Ramsey did not pull any punches in describing his meetings with GLO staff to discuss the scoring criteria.
“I brought my 45 years of doing engineering projects, of doing grant funding, of doing all [planning] related to drainage and other activities,” said Ramsey. “I can tell you categorically the GLO is incompetent, and they do not know what they are doing.”
Although GLO has pointed to HUD-approved criteria for determining awards, HUD spokesman Mike Burns told The Texan that the scoring system was solely created by the state of Texas.
“HUD has not prevented Texas from awarding CDBG-MIT funds to Houston or Harris County,” said Burns in a written statement. “[Texas GLO] has full responsibility and jurisdiction over who gets the money that was allocated to the state for flood mitigation, if HUD approves the action plan amendment which has not been submitted or approved by the agency.”
“We believe all areas of the state, including Houston and Harris County, should receive the resources they need to recover from Hurricane Harvey.”
On Wednesday, the City of Houston and Harris County sent a joint letter to GLO signed by all members of the city council and commissioners court urging Bush to reconsider the awards and “allocate the CDBG-Mitigation funding based on the proportionality of the damage caused by Hurricane Harvey.”
Several small cities within Harris County, Baytown, Galena Park, Jacinto City, and Pasadena, were approved by GLO for projects totaling $90.4 million.
Harris County had applied for approximately $900 million, and Houston had requested $476 million from GLO.
Harris County commissioners court approved a resolution condemning the GLO awards and met in executive session to discuss strategies for obtaining federal funds to supplement the $2.5 billion flood mitigation bond package approved by voters in 2018.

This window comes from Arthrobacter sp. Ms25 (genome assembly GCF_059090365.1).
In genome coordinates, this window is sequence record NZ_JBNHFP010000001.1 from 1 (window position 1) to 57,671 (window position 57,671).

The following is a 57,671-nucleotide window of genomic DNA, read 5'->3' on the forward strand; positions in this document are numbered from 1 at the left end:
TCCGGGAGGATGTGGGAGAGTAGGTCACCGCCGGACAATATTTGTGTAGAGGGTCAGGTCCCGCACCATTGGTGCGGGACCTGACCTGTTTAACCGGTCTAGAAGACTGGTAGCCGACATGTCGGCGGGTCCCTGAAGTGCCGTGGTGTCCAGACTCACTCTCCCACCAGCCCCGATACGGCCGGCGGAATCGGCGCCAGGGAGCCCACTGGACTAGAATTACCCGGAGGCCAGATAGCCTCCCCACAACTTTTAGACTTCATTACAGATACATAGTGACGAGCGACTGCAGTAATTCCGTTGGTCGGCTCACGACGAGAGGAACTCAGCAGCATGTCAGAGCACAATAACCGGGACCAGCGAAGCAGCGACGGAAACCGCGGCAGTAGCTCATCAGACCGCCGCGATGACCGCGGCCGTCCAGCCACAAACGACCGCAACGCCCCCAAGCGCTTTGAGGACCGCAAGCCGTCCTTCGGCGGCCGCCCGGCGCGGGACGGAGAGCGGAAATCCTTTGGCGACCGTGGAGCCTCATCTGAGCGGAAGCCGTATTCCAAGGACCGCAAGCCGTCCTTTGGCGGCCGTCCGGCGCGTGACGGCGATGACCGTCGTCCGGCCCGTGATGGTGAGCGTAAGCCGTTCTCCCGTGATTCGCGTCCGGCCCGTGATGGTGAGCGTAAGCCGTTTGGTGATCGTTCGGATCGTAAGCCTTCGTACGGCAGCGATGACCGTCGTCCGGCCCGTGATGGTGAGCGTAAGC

State lawmakers signing Tuesday’s letter to Bush are Reps. Alma Allen (D-Houston), Garnet Coleman (D-Houston), Harold Dutton (D-Humble), Sam Harless (R-Spring), Lacey Hull (R-Houston), Dan Huberty (R-Houston), Ann Johnson (D-Houston), Jarvis Johnson (D-Houston), Ana Hernandez (D-Houston), Christina Morales (D-Houston), Jim Murphy (R-Houston), Tom Oliverson (R-Cypress), Dennis Paul (R-Houston), Mary Ann Perez (D-Houston), Jon Rosenthal (D-Houston), Penny Morales Shaw (D-Houston), Valoree Swanson (R-Spring), Shawn Thierry (D-Houston), Senfronia Thompson (D-Houston), Hubert Vo (D-Houston), Armando Walle (D-Houston), and Gene Wu (D-Houston).
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Holly Hansen is a regional reporter for The Texan living in Harris County. Her former column, “All In Perspective” ran in The Georgetown Advocate, Jarrell Star Ledger, and The Hill Country News, and she has contributed to a variety of Texas digital media outlets. She graduated summa cum laude from the University of Central Florida with a degree in History, and in addition to writing about politics and policy, also writes about faith and culture.